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Cover for Sudden Mail-Order Bride, book 1 in the Frontier Brides series, by historical romance author Regina Scott, showing a sassy looking lady standing in front of a ranch house with Mount Rainier in the background

Sudden Mail-Order Bride

April 15, 2024 (Edwards and Williams)

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The charming Jeremy Willets thought writing away for a mail-order bride a wise decision. He just had to find a way to break it to his family. They valued true love, after all. True love wasn't so easy to find in a frontier territory where men outnumbered the women eight to one. He never expected the woman with whom he was corresponding to show up at the door of his family's ranch, unannounced and ready for a wedding.

Spunky Caroline Cadhill staked everything on finding a groom as far away from Cincinnati as possible. The letters Jeremy sent her seemed heartfelt and witty. Yet he hadn't made a commitment. With danger threatening and her brother vanished, her only choice had been to run, right into Jeremy's arms. Now she isn't sure which is more dangerous, the men chasing her or the smile of her cowboy would-be groom.

Between a boisterous matchmaking family and a threat from her past, Caroline and Jeremy will have their hands full. But if they persevere, they may find their sudden romance turning into a forever love.



"Delightful story with great characters! I loved it and can't wait for more in the series!" Kathy Douglas, Reader (used with permission)

"An uplifting, clean romance with a strong plot. I look forward to reading more of this new series!" Luci Jamison, Reader (used with permission)


Chapter One

Near Olympia, Washington Territory, March 1877

If she had to marry a stranger, she'd picked a pretty place to do it.

Caroline Cadhill peered out from the bed of the wagon that was bumping along a muddy road in the middle of nowhere. After leaving Olympia, she'd lost all sense of direction. The sun was masked by puffy white clouds, so she couldn't even be sure of the shadows. But she was fairly sure those larger white things on the horizon weren't clouds. They were mountains.

Real, snowy mountains.

She shivered, but more from excitement. Ready or not, Jeremy Willets, here I come!

The farmer who had been recommended to her to take her the last leg of her long journey called to his horses and drew them to a stop beside a drive that opened to one side of the road. "Here you go, miss. This is the Willets ranch."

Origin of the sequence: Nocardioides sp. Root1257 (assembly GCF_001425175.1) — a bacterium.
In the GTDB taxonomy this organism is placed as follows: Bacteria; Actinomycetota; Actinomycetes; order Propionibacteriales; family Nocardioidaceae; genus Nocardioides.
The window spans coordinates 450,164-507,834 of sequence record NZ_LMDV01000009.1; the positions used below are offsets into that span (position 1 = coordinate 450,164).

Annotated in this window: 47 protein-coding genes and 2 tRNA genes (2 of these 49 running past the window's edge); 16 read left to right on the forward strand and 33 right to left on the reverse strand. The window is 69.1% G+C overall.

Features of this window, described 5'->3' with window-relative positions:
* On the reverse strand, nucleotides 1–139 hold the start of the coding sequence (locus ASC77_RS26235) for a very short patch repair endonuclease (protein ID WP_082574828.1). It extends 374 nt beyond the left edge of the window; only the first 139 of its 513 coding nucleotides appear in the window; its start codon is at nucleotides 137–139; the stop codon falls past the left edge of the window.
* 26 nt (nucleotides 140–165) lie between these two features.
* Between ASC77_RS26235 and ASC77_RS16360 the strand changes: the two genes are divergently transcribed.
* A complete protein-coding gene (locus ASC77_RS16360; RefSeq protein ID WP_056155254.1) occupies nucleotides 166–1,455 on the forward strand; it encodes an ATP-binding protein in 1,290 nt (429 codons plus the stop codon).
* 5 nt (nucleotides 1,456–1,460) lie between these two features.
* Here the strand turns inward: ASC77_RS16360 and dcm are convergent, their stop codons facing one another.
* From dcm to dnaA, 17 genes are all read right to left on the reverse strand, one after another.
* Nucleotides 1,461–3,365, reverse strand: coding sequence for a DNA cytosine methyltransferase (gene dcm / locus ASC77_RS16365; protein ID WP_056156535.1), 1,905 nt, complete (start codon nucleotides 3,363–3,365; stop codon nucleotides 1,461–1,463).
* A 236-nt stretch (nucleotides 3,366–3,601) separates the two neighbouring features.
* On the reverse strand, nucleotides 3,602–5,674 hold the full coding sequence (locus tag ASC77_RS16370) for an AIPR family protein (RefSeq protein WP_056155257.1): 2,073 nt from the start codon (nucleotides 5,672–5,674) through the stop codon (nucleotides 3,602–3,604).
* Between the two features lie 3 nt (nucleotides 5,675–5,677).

He made no move to help her down, but she was used to such things now. Ever since Papa had been convicted of a crime she still couldn't believe he'd committed, everyone she'd known in Cincinnati had kept their distance, as if she'd contracted consumption. And on the way West, most folks had been too focused on their own affairs to pay a stranger much mind.

So, she scooted to the open end of the buckboard, dragging her valise with her. "Thank you very much for the ride, Mr. Abercromby. I hope to see you around."

He grunted. Likely he wondered whether she was going to be staying more than a few minutes.

She wondered the same.

She shinnied off the end of the wagon, then arranged her gingham skirts about her. She'd barely had time to lower the bag before he clucked to the horses and rattled off down the road. Putting one hand to her bonnet to straighten it, she picked up the battered leather valise with the other and started down the drive.

All around her, grasses bright with the green of spring waved in a gentle breeze. Roan cattle raised their heads, chewing contentedly, to watch her pass. To their backs rose the solid, dusky green of a forest, its depths shadowed and mysterious. The air smelled clean, as if freshly washed.

You're a long way from home, Caro.

And wasn't that the point? No more attending society events pretending that she hadn't lost everything and being pitied and shunned anyway. No more living along dusty streets where men shambled about begging for a penny for bread. No more fearing she might not have enough money for bread for herself and Ned.

As always, the thought of her brother raised emotions, both sad and confused. Why had he left without telling her? Where was he now? Was he safe? Fed?

Please, Lord, keep Your hand on him and give me strength to follow this path.

Ahead, a white clapboard two-story house came into view, twin barns rising behind it. The wide porch crossed the front, with chairs here and there under the windows as if to encourage lingering with a book and a cup of tea.